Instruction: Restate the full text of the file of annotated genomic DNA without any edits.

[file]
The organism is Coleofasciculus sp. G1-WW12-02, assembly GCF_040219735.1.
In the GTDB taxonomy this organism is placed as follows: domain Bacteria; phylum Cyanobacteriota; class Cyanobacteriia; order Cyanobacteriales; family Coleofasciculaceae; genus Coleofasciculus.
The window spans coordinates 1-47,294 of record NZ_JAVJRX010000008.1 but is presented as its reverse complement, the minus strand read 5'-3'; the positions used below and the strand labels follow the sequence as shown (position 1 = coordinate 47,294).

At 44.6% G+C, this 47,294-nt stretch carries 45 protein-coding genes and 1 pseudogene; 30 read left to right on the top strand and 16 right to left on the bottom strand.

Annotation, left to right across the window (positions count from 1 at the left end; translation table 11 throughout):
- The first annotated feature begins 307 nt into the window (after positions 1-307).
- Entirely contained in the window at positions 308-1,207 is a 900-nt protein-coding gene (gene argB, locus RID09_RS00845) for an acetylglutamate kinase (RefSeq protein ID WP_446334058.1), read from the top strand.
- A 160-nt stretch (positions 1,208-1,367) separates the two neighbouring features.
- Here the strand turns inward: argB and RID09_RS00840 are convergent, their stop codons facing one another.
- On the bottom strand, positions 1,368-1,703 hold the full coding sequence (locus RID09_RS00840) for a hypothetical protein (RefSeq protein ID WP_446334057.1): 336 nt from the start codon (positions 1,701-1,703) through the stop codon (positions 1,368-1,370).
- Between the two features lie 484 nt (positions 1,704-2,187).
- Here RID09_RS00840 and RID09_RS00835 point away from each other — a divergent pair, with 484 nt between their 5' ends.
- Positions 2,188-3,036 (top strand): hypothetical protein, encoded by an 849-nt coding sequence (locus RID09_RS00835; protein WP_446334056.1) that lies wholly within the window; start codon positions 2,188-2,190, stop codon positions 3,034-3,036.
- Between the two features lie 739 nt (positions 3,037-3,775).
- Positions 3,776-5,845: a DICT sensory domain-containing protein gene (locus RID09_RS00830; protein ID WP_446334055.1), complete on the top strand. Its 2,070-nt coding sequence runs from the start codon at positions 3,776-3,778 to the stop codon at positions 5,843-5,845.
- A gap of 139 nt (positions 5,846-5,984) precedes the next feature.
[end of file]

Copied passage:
The organism is Coleofasciculus sp. G1-WW12-02, assembly GCF_040219735.1.
In the GTDB taxonomy this organism is placed as follows: domain Bacteria; phylum Cyanobacteriota; class Cyanobacteriia; order Cyanobacteriales; family Coleofasciculaceae; genus Coleofasciculus.
The window spans coordinates 1-47,294 of record NZ_JAVJRX010000008.1 but is presented as its reverse complement, the minus strand read 5'-3'; the positions used below and the strand labels follow the sequence as shown (position 1 = coordinate 47,294).

At 44.6% G+C, this 47,294-nt stretch carries 45 protein-coding genes and 1 pseudogene; 30 read left to right on the top strand and 16 right to left on the bottom strand.

Annotation, left to right across the window (positions count from 1 at the left end; translation table 11 throughout):
- The first annotated feature begins 307 nt into the window (after positions 1-307).
- Entirely contained in the window at positions 308-1,207 is a 900-nt protein-coding gene (gene argB, locus RID09_RS00845) for an acetylglutamate kinase (RefSeq protein ID WP_446334058.1), read from the top strand.
- A 160-nt stretch (positions 1,208-1,367) separates the two neighbouring features.
- Here the strand turns inward: argB and RID09_RS00840 are convergent, their stop codons facing one another.
- On the bottom strand, positions 1,368-1,703 hold the full coding sequence (locus RID09_RS00840) for a hypothetical protein (RefSeq protein ID WP_446334057.1): 336 nt from the start codon (positions 1,701-1,703) through the stop codon (positions 1,368-1,370).
- Between the two features lie 484 nt (positions 1,704-2,187).
- Here RID09_RS00840 and RID09_RS00835 point away from each other — a divergent pair, with 484 nt between their 5' ends.
- Positions 2,188-3,036 (top strand): hypothetical protein, encoded by an 849-nt coding sequence (locus RID09_RS00835; protein WP_446334056.1) that lies wholly within the window; start codon positions 2,188-2,190, stop codon positions 3,034-3,036.
- Between the two features lie 739 nt (positions 3,037-3,775).
- Positions 3,776-5,845: a DICT sensory domain-containing protein gene (locus RID09_RS00830; protein ID WP_446334055.1), complete on the top strand. Its 2,070-nt coding sequence runs from the start codon at positions 3,776-3,778 to the stop codon at positions 5,843-5,845.
- A gap of 139 nt (positions 5,846-5,984) precedes the next feature.